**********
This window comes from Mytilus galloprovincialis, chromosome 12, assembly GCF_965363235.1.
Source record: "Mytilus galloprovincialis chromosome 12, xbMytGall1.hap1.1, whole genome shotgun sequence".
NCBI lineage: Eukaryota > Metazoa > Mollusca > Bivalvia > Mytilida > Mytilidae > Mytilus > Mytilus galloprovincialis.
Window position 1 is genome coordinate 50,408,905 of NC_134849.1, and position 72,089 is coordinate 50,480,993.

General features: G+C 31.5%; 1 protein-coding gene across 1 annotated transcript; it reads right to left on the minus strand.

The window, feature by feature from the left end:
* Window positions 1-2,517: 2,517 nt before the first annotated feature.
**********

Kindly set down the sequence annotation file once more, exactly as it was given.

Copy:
This window comes from Mytilus galloprovincialis, chromosome 12, assembly GCF_965363235.1.
Source record: "Mytilus galloprovincialis chromosome 12, xbMytGall1.hap1.1, whole genome shotgun sequence".
NCBI lineage: Eukaryota > Metazoa > Mollusca > Bivalvia > Mytilida > Mytilidae > Mytilus > Mytilus galloprovincialis.
Window position 1 is genome coordinate 50,408,905 of NC_134849.1, and position 72,089 is coordinate 50,480,993.

General features: G+C 31.5%; 1 protein-coding gene across 1 annotated transcript; it reads right to left on the minus strand.

The window, feature by feature from the left end:
* Window positions 1-2,517: 2,517 nt before the first annotated feature.